The Irish Mob, thanks to Dean from Ireland in the next two episodes we will examine the Irish Mob or the Westies.
The Hell’s Kitchen area of NYC is from about Central Park on the west side of Midtown Manhattan west of Broadway to the Hudson River from Battery Park street to 59th street. This is sometimes referred to as the 5 Points area of NYC. Many Irish immigrants settled in this area find work on the Hudson River docks. Martin Scorsese produced the film The Gangs of New York and it tells the story of the early Irish gangs fighting the Protestant gangs. Since it is on the west side of Manhattan, it was natural to call the Irish gang The Westies.
The name Hells Kitchen purportedly came from 2 cops watching a small riot between rival Irish gangs and one sad this place is like Hell and the older cop said no this place is so hot it is more like Hell’s Kitchen.
As the new century arrived, in 1901 an Irish woman named Mary Madden left a drunken petty criminal husband, Francis and her 2 sons in England and came to new York looking for work. By 1902 she was able to bring her sons, Owney and Martin Madden over. The father never made it to the US. The family found a new home in New York’s Irish community in Hells Kitchen and this will shape Madden’s life permanently. The thousands of other Irish emigrant families will become Madden’s loyal.
Settling in New York’s Hell’s Kitchen, little Owney Madden joined the Gopher Gang. He was known as “The Killer” after gunning down an Italian gang member in the streets, after which he shouted, “I’m Owney Madden, 10th Avenue!” No witnesses came forward linking Madden to the crime. By age 18, Madden had become a prominent member of the Gophers and was suspected in the deaths of five rival gang members. He was earning as much as $200 (like $2000.00 today) a day from the Gophers’ criminal activities, such as the gang’s protection racket which forced local businessmen to pay in the face of firebomb threats.
Madden’s movie star looks and his wealth from his rackets made him a prince of Hells Kitchen. He was violently jealous and he once shot and killed a store clerk named William Henshaw, who had asked out one of Madden’s girl. Henshaw died of his wounds and Madden police was arrested. The case had to be dismissed after no corroborating witnesses came forward. Over the next three years, the Gophers reached the height of their power. The Hudson Dusters were threatened by Madden’s power and they ambushed him outside a 52nd Street dance hall on November 6, 1912. Madden refused to identify his attackers to police, stating “My boys will get ’em. It’s nobody’s business but mine who put these slugs in me!” Shortly after several members of the Dusters were killed.
In 1914, Madden became involved in a dispute with Little Patsy Doyle, a prominent member of the Dusters, over a woman named Freda Horner. Doyle informed police of Madden’s operations. Madden sent a message to Doyle through one of his girl friends, a Margaret Everdeane, to ask Doyle to meet Madden and hash out a peace agreement. As Doyle arrived at this meeting on November 28, 1914, Madden ambushed Doyle and killed him. The police questioned the woman and she confessed to her role in the killing and named Madden. Madden was eventually sentenced to 20 years at Sing Sing Prison in Ossining, New York.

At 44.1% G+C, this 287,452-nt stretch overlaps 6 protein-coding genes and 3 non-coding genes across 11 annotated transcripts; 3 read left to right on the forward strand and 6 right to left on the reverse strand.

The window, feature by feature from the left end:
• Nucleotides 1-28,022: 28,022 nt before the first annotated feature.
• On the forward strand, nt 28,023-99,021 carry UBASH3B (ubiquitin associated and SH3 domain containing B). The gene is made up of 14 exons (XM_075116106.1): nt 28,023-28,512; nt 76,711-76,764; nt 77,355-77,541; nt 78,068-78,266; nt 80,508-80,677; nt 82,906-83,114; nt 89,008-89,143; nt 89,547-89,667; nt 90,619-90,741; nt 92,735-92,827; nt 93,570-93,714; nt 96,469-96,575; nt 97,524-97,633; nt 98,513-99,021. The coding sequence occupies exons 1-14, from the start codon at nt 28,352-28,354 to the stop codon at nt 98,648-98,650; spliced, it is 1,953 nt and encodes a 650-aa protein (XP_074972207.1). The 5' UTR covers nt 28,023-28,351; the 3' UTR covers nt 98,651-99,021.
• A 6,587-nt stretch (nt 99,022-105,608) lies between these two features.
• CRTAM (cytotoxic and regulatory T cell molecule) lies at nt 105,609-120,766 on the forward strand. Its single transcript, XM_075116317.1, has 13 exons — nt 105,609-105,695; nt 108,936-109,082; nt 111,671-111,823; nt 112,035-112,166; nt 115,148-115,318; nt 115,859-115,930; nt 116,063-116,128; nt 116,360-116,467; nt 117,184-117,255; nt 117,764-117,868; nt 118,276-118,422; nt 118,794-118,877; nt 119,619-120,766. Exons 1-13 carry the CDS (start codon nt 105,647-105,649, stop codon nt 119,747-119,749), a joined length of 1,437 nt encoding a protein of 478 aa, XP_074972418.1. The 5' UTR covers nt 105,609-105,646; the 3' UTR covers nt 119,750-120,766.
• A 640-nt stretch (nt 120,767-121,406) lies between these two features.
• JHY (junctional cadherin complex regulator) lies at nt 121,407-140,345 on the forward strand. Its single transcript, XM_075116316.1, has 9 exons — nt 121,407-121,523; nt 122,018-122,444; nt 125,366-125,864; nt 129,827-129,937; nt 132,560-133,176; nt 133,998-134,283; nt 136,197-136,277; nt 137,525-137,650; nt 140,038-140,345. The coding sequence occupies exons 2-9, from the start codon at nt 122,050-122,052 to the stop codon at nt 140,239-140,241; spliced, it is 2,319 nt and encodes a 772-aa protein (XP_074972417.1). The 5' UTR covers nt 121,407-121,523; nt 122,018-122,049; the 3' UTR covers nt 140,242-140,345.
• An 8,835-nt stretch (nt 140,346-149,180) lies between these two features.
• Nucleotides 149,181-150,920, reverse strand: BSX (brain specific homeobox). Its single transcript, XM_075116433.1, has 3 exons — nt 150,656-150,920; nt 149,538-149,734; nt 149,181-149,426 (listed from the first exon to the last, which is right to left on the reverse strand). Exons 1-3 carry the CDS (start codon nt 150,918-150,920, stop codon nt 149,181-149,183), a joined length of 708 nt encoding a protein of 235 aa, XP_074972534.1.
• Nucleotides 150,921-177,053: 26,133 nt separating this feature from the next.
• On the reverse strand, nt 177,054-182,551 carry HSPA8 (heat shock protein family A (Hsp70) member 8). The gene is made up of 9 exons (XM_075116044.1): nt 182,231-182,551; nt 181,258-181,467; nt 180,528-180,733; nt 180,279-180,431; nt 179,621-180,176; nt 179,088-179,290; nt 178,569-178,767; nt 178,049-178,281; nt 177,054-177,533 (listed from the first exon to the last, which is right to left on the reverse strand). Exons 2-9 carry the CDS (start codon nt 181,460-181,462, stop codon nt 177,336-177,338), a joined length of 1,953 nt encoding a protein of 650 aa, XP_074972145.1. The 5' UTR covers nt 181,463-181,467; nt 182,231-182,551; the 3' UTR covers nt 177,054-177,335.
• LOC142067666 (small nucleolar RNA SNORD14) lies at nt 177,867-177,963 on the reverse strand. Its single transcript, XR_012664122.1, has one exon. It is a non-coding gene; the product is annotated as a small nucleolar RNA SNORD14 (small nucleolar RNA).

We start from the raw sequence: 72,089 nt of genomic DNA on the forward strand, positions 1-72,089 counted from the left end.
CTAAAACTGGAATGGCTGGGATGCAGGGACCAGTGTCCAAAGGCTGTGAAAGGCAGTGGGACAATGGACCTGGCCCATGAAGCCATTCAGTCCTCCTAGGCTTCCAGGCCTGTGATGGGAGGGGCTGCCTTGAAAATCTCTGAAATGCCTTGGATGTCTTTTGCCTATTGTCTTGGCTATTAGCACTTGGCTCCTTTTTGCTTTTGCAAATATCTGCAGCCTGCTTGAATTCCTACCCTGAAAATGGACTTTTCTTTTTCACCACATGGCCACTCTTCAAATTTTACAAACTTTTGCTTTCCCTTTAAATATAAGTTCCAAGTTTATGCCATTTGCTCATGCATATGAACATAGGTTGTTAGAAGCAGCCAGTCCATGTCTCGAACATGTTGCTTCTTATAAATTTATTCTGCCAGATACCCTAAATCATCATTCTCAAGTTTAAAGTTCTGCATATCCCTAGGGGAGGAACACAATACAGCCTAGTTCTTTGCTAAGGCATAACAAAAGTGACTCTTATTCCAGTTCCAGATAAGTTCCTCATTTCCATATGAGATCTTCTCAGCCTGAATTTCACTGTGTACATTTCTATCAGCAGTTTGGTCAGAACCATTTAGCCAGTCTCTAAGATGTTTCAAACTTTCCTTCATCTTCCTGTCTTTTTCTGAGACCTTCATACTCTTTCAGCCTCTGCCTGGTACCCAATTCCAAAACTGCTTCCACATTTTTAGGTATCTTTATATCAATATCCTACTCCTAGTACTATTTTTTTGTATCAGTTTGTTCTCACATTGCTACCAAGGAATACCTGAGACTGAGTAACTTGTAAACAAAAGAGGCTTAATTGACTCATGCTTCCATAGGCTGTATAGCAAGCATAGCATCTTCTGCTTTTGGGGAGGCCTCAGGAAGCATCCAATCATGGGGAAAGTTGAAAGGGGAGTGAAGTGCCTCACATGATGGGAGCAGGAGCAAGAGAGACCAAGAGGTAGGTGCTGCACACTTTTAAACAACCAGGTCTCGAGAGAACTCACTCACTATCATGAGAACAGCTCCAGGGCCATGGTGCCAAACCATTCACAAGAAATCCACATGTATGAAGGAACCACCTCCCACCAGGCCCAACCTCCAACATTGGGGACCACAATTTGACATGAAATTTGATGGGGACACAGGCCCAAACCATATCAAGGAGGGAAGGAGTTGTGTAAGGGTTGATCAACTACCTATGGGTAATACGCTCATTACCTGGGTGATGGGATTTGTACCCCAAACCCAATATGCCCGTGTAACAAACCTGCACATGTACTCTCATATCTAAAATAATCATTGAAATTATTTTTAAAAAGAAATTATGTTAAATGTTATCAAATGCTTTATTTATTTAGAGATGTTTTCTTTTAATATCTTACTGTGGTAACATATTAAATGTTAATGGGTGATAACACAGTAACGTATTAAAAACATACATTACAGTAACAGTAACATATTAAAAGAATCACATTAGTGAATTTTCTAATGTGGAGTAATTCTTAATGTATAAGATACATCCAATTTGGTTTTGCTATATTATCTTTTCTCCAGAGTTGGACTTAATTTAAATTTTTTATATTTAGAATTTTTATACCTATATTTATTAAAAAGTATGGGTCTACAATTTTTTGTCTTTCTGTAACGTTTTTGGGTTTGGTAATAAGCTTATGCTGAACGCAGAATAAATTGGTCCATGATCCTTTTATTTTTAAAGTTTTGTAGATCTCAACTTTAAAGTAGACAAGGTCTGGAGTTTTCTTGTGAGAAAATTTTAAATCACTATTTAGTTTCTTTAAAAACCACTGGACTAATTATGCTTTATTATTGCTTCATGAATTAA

After serving nine years of his sentence, Madden was released on parole in 1923, 3 years after the start of prohibition. The Gopher gang had broken up, and many members of his own faction were either in Sing Sing or working for other bootlegging gangs.
Upon his release, he was given a job by a former member of Madden’s street gang, Larry Fay who had a taxi cab company as a cover for his bootlegging activities. He needed Madden’s killer reputation to maintain control of his territory. Fay employed Madden to boss a gang of strong-arm men to help him gain control of the most profitable cab-stands along Broadway. Owney Madden learned quickly about this new business and soon moved on to form his own organization. During this time, Madden employed a young friend as a personal driver. The driver, George Raft, later became a film star noted for his authentic portrayals of gangland figures.
Madden soon became heavily involved in bootlegging, establishing a territory in the Hells Kitchen area. In 1924 the Madden gang began highjacking liquor shipments belonging to Big Bill Dwyer (another established bootlegger) but rather than go to war, Dwyer took Madden on as a partner when Dwyer decided he needed to beef up the enforcement side of his own operations.
Madden and a former gang rival turned partner, George “Big Frenchy” De Mange began to open or acquire some of the flashiest speakeasies and nightclubs of the era, most notably the legendary Cotton Club in Harlem.
Nightclub patrons flooded into Harlem from downtown Manhattan to catch performers such as Cab Calloway, Duke Ellington, Louis Armstrong, Lena Horne, Bill “Bojangles” Robinson and the Nicholas Brothers. Madden and his partner, Big Frenchy, also muscled their way into a piece of the exclusive Stork Club, where the influential gossip columnist Walter Winchell held court and everyone who was anyone wanted to see and be seen. As a celebrity nightclub owner with ownership in more than twenty clubs, Madden became well-known and glamorized for his Prohibition-era activities. He also gained recognition for his revenge tactics and payoffs of City Hall.
In 1931, shortly before the end of Prohibition, Madden got out of bootlegging and entered into the professional boxing business with his club partners “Broadway” Bill Duffy and “Big Frenchie” DeMange. Between them, they controlled the careers of several boxing champions including Max Baer and Primo Carnera. As Carnera’s manager, Madden arranged fixed fights which led eventually to Carnera’s winning the World Heavyweight Championship, in 1933. Carnera held onto the title for nearly a year, until reporters’ suspicions about fixed fights led Madden to desert the Italian strongman, setting up Carnera’s famous defeat at the hands of Baer on June 14, 1934.